Bio-based resins for fiber- reinforced polymer composites

Yongsheng Zhang, Zhongshun Yuan and Chunbao (Charles) Xu Institute for Chemicals and Fuels from Alternative Resources, Western University, London, ON, Canada


During the last century, synthetic resins played an important role as engineering plastics. The interest in developing bioproducts (bio-based fuels, chemicals, and materials) and biorefinery processes has been intensified by the fast depletion of petroleum, new environmental regulations, and the growing awareness of global environmental issues and sustainability [1,2].

Most chemicals and materials (e.g., polymers and plastics) used today are derived from petroleum and at the current rate of consumption, conventional petroleum reserves are projected to run out within the next 50 years [3]. As such, bio-based polymers from renewable resources may overtake the position of the petroleum- based polymers in the market of commodity plastics. The aim of this chapter is to review the work that has been done on utilizing renewable resources for the production of resins or polymers and their applications in composite materials.

Biorefinery is expected to be an important approach for cost-effective manufacture of green chemicals, fuels, and materials. Biomass components (cellulose, hemicellu- lose, and lignin) are natural macromolecules, which can be potentially transformed into useful bioproducts [4]. Additional benefits of using the natural components of biofeedstocks are: it minimizes the steps of reaction and hence waste generation, and the products from biomass have marketing superiority when compared with the conventional petroleum-based products, owing to their natural origin [5]. More importantly, bioresources are abundant and underutilized by far. For instance, among 170 billion metric tons of biomass produced annually by photosynthesis, 75% of them are holocellulose composed of carbohydrates, mainly glucose and xylose. Currently, only 3—4% of carbohydrates are utilized for foods or chemicals. The annual harvest of Canada’s forestry and agricultural sectors is approximately 143 million tonnes carbon, representing an immense carbon source for the production of bio-based chemicals and materials to meet the demand of the society [6].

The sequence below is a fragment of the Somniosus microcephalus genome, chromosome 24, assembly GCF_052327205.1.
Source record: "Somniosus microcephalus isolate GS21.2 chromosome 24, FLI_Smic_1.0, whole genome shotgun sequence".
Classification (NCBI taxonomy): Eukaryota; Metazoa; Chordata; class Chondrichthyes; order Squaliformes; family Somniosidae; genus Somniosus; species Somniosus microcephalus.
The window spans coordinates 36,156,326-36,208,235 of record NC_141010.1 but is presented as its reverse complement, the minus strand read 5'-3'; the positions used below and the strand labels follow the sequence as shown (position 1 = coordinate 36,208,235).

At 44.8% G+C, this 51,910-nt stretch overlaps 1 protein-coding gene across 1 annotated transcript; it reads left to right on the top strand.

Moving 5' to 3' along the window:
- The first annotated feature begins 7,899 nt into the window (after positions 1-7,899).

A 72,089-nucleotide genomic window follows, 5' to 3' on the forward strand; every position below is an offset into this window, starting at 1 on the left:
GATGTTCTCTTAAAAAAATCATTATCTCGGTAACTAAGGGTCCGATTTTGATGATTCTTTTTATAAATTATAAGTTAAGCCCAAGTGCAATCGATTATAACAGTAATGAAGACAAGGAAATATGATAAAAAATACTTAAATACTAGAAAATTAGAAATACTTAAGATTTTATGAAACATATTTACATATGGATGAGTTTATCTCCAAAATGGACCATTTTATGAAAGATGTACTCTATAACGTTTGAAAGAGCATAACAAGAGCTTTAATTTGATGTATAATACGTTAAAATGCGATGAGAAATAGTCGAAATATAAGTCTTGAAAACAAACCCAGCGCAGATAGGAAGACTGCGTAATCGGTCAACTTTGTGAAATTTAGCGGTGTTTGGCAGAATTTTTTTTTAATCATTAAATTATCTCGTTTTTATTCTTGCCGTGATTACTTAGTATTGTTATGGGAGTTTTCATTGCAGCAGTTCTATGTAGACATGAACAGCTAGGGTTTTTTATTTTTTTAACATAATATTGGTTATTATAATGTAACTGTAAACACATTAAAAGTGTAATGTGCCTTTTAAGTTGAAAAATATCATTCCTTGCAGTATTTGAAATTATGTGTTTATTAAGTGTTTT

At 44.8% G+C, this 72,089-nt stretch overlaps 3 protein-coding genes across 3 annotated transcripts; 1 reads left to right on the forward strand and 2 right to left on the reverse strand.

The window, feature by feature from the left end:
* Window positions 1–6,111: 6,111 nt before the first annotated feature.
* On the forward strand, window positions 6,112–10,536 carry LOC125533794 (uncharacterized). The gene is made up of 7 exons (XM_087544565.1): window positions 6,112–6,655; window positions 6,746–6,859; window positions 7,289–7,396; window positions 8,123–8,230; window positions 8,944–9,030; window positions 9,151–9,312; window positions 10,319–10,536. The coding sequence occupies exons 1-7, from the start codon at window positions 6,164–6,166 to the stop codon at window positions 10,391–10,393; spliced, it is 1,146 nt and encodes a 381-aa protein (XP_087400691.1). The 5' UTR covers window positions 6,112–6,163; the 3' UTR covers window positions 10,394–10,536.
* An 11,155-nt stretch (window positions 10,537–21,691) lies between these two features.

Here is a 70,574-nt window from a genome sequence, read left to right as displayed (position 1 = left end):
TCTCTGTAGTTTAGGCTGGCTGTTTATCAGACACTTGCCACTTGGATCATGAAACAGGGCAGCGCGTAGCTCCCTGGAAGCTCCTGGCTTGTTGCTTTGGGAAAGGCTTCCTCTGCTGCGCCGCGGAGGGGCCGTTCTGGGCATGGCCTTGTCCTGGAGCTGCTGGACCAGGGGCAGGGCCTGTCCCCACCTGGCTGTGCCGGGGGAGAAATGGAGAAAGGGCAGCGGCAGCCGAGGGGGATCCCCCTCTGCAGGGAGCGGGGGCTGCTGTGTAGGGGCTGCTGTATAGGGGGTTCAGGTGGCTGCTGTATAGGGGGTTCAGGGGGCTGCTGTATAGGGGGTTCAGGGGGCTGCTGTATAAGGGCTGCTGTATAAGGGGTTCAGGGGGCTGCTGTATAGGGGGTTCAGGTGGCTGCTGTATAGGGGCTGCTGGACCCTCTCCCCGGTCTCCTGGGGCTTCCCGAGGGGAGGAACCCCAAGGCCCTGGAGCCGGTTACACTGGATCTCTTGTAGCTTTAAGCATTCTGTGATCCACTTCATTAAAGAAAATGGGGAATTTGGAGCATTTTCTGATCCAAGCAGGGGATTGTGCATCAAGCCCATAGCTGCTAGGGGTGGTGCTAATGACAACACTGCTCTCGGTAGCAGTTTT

Lignocellulosic biomass—composed of three basic components: cellulose (40—80 wt%), hemicellulose (15—30 wt%); and lignin (10—25 wt%) depending on species (as illustrated in Fig. 8.1)—is the most promising candidate for the production of bioproducts due to its wide availability from the agricultural and forestry sectors [7]. Lignin is a polymer of three basic monomers, namely, guaiacyl,

Natural Fiber-Reinforced Biodegradable and Bioresorbable Polymer Composites.


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Structures of different biomass fractions (lignocellulose, cellulose, lignin, and hemicellulose)

Figure 8.1 Structures of different biomass fractions (lignocellulose, cellulose, lignin, and hemicellulose).

Source: Synthesis of Transportation Fuels from Biomass: Chemistry, Catalysts, and Engineering, George W. Huber, Sara Iborra, Avelino Corma, Chemical Reviews, American Chemical Society.